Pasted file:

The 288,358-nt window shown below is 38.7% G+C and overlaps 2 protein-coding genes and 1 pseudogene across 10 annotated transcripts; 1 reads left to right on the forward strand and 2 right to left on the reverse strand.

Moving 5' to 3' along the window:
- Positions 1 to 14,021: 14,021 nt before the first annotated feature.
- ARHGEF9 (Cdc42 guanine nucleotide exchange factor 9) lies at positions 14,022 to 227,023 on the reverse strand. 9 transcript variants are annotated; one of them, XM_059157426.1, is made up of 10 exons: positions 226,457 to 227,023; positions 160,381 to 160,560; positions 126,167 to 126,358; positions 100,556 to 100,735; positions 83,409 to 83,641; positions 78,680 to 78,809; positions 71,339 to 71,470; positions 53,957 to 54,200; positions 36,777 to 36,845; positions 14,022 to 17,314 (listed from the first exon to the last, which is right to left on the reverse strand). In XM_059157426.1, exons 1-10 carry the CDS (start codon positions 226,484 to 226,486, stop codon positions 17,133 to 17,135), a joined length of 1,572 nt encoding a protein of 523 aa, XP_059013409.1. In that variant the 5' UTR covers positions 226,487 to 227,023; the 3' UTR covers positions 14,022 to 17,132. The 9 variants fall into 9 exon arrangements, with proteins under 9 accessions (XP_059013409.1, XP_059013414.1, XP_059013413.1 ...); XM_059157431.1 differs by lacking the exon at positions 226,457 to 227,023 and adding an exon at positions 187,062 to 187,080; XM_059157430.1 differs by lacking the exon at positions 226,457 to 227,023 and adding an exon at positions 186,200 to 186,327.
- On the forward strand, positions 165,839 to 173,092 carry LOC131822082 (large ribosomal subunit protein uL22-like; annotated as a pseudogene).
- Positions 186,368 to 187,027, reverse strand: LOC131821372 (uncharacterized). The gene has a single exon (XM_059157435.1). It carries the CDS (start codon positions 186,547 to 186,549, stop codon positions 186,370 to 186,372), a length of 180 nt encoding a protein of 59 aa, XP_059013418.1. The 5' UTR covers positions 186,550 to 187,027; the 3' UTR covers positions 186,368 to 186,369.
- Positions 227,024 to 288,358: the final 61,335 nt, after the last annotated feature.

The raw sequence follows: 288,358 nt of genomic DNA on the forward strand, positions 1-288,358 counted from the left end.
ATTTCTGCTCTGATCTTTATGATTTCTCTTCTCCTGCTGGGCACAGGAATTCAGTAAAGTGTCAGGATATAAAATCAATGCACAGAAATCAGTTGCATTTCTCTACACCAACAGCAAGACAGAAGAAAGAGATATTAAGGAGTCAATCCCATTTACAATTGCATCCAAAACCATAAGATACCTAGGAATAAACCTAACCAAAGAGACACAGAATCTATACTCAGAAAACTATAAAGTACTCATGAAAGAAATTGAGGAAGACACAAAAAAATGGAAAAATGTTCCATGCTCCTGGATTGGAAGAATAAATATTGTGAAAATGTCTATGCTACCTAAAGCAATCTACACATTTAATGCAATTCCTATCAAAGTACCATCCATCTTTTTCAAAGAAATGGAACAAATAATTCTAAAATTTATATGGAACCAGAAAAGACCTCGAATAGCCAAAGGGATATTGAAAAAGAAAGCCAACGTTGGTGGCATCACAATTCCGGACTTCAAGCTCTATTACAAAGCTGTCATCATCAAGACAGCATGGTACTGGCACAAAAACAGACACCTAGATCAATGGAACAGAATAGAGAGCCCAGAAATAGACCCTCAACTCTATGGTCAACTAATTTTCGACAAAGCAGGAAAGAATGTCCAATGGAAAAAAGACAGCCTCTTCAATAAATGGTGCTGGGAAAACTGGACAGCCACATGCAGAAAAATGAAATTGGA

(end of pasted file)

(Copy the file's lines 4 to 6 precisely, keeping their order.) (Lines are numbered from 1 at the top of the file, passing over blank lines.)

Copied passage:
- ARHGEF9 (Cdc42 guanine nucleotide exchange factor 9) lies at positions 14,022 to 227,023 on the reverse strand. 9 transcript variants are annotated; one of them, XM_059157426.1, is made up of 10 exons: positions 226,457 to 227,023; positions 160,381 to 160,560; positions 126,167 to 126,358; positions 100,556 to 100,735; positions 83,409 to 83,641; positions 78,680 to 78,809; positions 71,339 to 71,470; positions 53,957 to 54,200; positions 36,777 to 36,845; positions 14,022 to 17,314 (listed from the first exon to the last, which is right to left on the reverse strand). In XM_059157426.1, exons 1-10 carry the CDS (start codon positions 226,484 to 226,486, stop codon positions 17,133 to 17,135), a joined length of 1,572 nt encoding a protein of 523 aa, XP_059013409.1. In that variant the 5' UTR covers positions 226,487 to 227,023; the 3' UTR covers positions 14,022 to 17,132. The 9 variants fall into 9 exon arrangements, with proteins under 9 accessions (XP_059013409.1, XP_059013414.1, XP_059013413.1 ...); XM_059157431.1 differs by lacking the exon at positions 226,457 to 227,023 and adding an exon at positions 187,062 to 187,080; XM_059157430.1 differs by lacking the exon at positions 226,457 to 227,023 and adding an exon at positions 186,200 to 186,327.
- On the forward strand, positions 165,839 to 173,092 carry LOC131822082 (large ribosomal subunit protein uL22-like; annotated as a pseudogene).
- Positions 186,368 to 187,027, reverse strand: LOC131821372 (uncharacterized). The gene has a single exon (XM_059157435.1). It carries the CDS (start codon positions 186,547 to 186,549, stop codon positions 186,370 to 186,372), a length of 180 nt encoding a protein of 59 aa, XP_059013418.1. The 5' UTR covers positions 186,550 to 187,027; the 3' UTR covers positions 186,368 to 186,369.